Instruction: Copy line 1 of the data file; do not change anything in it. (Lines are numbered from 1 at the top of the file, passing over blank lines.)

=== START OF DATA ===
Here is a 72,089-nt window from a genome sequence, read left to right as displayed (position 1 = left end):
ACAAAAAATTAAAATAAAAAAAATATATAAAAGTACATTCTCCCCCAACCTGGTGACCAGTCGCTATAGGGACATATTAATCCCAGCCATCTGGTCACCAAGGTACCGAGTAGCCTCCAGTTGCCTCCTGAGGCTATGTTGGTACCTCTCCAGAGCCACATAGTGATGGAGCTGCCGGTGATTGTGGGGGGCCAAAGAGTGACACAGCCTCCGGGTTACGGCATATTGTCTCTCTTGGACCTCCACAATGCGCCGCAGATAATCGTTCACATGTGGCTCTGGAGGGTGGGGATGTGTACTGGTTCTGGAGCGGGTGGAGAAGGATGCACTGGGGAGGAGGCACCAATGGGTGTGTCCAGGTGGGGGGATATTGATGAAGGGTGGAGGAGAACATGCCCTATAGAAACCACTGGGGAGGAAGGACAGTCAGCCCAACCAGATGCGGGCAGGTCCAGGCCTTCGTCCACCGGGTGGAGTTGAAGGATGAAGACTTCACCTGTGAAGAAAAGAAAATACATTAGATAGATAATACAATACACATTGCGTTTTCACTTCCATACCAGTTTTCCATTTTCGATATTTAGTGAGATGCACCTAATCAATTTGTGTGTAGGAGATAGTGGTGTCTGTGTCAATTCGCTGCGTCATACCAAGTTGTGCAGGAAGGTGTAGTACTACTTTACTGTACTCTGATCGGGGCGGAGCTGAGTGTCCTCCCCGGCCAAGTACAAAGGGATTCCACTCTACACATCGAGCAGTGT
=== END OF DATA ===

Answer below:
Here is a 72,089-nt window from a genome sequence, read left to right as displayed (position 1 = left end):